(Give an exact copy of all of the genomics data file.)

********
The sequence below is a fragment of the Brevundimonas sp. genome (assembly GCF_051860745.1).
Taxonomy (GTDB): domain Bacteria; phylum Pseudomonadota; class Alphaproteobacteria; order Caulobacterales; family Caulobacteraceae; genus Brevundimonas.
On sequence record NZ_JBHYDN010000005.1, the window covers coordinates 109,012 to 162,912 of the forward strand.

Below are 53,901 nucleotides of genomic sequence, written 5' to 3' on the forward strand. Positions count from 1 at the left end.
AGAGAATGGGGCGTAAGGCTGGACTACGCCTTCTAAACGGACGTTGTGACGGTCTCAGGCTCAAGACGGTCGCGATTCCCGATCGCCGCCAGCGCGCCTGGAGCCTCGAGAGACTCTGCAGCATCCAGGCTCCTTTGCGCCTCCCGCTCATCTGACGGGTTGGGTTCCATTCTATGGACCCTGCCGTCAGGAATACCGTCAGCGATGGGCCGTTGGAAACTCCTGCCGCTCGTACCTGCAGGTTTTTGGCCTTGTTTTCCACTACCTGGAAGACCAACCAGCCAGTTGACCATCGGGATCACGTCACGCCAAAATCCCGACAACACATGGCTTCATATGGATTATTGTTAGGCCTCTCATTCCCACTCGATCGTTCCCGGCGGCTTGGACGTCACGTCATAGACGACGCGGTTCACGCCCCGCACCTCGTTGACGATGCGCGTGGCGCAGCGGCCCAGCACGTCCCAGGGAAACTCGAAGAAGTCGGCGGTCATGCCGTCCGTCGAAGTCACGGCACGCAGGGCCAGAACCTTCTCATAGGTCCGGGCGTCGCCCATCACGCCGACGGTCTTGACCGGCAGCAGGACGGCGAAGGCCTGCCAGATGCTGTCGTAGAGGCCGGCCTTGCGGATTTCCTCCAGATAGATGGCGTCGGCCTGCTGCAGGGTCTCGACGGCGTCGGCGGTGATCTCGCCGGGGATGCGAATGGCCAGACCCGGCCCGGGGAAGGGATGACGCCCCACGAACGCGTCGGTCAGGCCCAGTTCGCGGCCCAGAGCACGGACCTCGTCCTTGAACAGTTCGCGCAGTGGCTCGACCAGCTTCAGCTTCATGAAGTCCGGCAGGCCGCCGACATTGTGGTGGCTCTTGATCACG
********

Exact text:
The sequence below is a fragment of the Brevundimonas sp. genome (assembly GCF_051860745.1).
Taxonomy (GTDB): domain Bacteria; phylum Pseudomonadota; class Alphaproteobacteria; order Caulobacterales; family Caulobacteraceae; genus Brevundimonas.
On sequence record NZ_JBHYDN010000005.1, the window covers coordinates 109,012 to 162,912 of the forward strand.

Below are 53,901 nucleotides of genomic sequence, written 5' to 3' on the forward strand. Positions count from 1 at the left end.
AGAGAATGGGGCGTAAGGCTGGACTACGCCTTCTAAACGGACGTTGTGACGGTCTCAGGCTCAAGACGGTCGCGATTCCCGATCGCCGCCAGCGCGCCTGGAGCCTCGAGAGACTCTGCAGCATCCAGGCTCCTTTGCGCCTCCCGCTCATCTGACGGGTTGGGTTCCATTCTATGGACCCTGCCGTCAGGAATACCGTCAGCGATGGGCCGTTGGAAACTCCTGCCGCTCGTACCTGCAGGTTTTTGGCCTTGTTTTCCACTACCTGGAAGACCAACCAGCCAGTTGACCATCGGGATCACGTCACGCCAAAATCCCGACAACACATGGCTTCATATGGATTATTGTTAGGCCTCTCATTCCCACTCGATCGTTCCCGGCGGCTTGGACGTCACGTCATAGACGACGCGGTTCACGCCCCGCACCTCGTTGACGATGCGCGTGGCGCAGCGGCCCAGCACGTCCCAGGGAAACTCGAAGAAGTCGGCGGTCATGCCGTCCGTCGAAGTCACGGCACGCAGGGCCAGAACCTTCTCATAGGTCCGGGCGTCGCCCATCACGCCGACGGTCTTGACCGGCAGCAGGACGGCGAAGGCCTGCCAGATGCTGTCGTAGAGGCCGGCCTTGCGGATTTCCTCCAGATAGATGGCGTCGGCCTGCTGCAGGGTCTCGACGGCGTCGGCGGTGATCTCGCCGGGGATGCGAATGGCCAGACCCGGCCCGGGGAAGGGATGACGCCCCACGAACGCGTCGGTCAGGCCCAGTTCGCGGCCCAGAGCACGGACCTCGTCCTTGAACAGTTCGCGCAGTGGCTCGACCAGCTTCAGCTTCATGAAGTCCGGCAGGCCGCCGACATTGTGGTGGCTCTTGATCACG